Prevent Phishing of G Suite Identities

Written by Cassa Niedringhaus on June 4, 2020

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Corporate G Suite™ identities often serve as the keys to critical organizational data, which means they’re frequent targets of phishing attempts and even data breaches. One high-profile example of a phishing-related breach is the 2016 hack and subsequent email leak of the Democratic National Committee, which had massive repercussions during the U.S. presidential election cycle.


You can take concrete steps to protect your organization’s G Suite identities from phishing attempts, namely by instituting system-based password management. In this post, we’ll explore this concept and additional security measures you can implement to increase security and reduce the chance that such attempts are successful.

What is System-Based Password Management?

System-based password management is the concept that end users change and manage their passwords directly on their local system accounts, whether they use macOS® or Windows® machines.

This process requires a centralized identity, which is synced between their machines and the G  Suite user repository. Organizations need to have the architecture in place to ensure those password changes are written back to the core directory service and reflected elsewhere. Once this workflow is in place, it’s both more convenient and more secure for users.

How System-Based Password Management Prevents Phishing

Phishing attempts are often rooted in phony emails or web pages designed to trick unsuspecting users into entering their credentials there.

System-based password management subverts these emails and web pages because users are trained to change their passwords natively on their systems and not elsewhere. Hackers have recently levied domains that appear to belong to Google and other high-profile digital services to launch broad phishing- and malware-related attempts, which system-based password management is designed to address. 

This workflow is not only more secure — it’s also more convenient for users. They’re already accustomed to the native menus and steps involved in changing passwords on their machines, and they can self-service their password changes as needed without submitting tickets to IT. 

In order to implement a system-based password change model, you first need an identity and access management (IAM) platform that centralizes identities among your disparate resources. Then, you can ensure that the identity used to access a system is the same identity used to access Google and all other IT resources, such as SaaS apps, networks, and servers.

JumpCloud® Directory-as-a-Service® offers one avenue to implement this model. JumpCloud is a full-suite cloud directory service that you can use to unify and provision identities to virtually all IT resources, as well as configure, monitor, and manage users workstations.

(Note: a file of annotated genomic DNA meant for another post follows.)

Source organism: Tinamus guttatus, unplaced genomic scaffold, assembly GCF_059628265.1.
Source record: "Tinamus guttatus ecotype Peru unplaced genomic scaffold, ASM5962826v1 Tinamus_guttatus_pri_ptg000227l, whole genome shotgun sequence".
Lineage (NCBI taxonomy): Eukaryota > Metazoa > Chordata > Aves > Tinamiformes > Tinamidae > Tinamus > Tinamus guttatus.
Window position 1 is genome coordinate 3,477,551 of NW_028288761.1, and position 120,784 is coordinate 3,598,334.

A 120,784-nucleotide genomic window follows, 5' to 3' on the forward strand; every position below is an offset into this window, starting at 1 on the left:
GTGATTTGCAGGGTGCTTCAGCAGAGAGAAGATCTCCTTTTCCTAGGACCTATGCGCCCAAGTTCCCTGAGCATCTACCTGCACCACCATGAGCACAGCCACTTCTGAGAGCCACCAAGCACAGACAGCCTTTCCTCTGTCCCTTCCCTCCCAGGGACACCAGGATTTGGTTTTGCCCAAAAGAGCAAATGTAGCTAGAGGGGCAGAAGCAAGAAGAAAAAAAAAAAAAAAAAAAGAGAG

A user enters the same password to log into their JumpCloud-managed machine, regardless of operating system, as they do to access G Suite and their single sign-on (SSO) User Portal. If that user has a Windows machine, they change their password using the CTRL+ALT+DEL workflow, and that change is written back from the machine to the cloud directory service and then propagated to all other integrated resources. If that user has a macOS machine, they follow a similar process through the Mac App.

If Active Directory® is your core identity provider, JumpCloud can also serve as a comprehensive identity bridge and facilitate password writeback from both Windows and macOS machines to AD without the need for a VPN or anything other than an internet connection.

Additional Anti-Phishing Security Measures

In addition to system-based password management, we recommend the following measures to further protect your organization’s identities.

  • Enforce MFA at access points: Multi-factor authentication (MFA) at login to systems, web-based SSO portals, VPNs, and other resources adds another layer of protection, and it ensures that even if credentials are compromised they can’t automatically be used to access organizational data. 
  • Monitor & update antivirus software: Antivirus software alone can’t protect your system fleet, but it can complement other security measures that you use to configure and secure machines.
  • Educate end users: Regular security training familiarizes users with the required password management workflow — via their systems — and gives them tactics to recognize and avoid phishing attempts, such as hovering their mouse over an in-email link to examine its source before clicking it. 

Deep, Cross-Platform System Management

JumpCloud is designed to integrate with each unique environment and serve your organization, wherever your users and their machines are located. 

The platform can enable system-based password management, MFA at virtually all login points, and system monitoring — all without any additional on-premises infrastructure required. Click here to learn more about cross-platform system management from the cloud.

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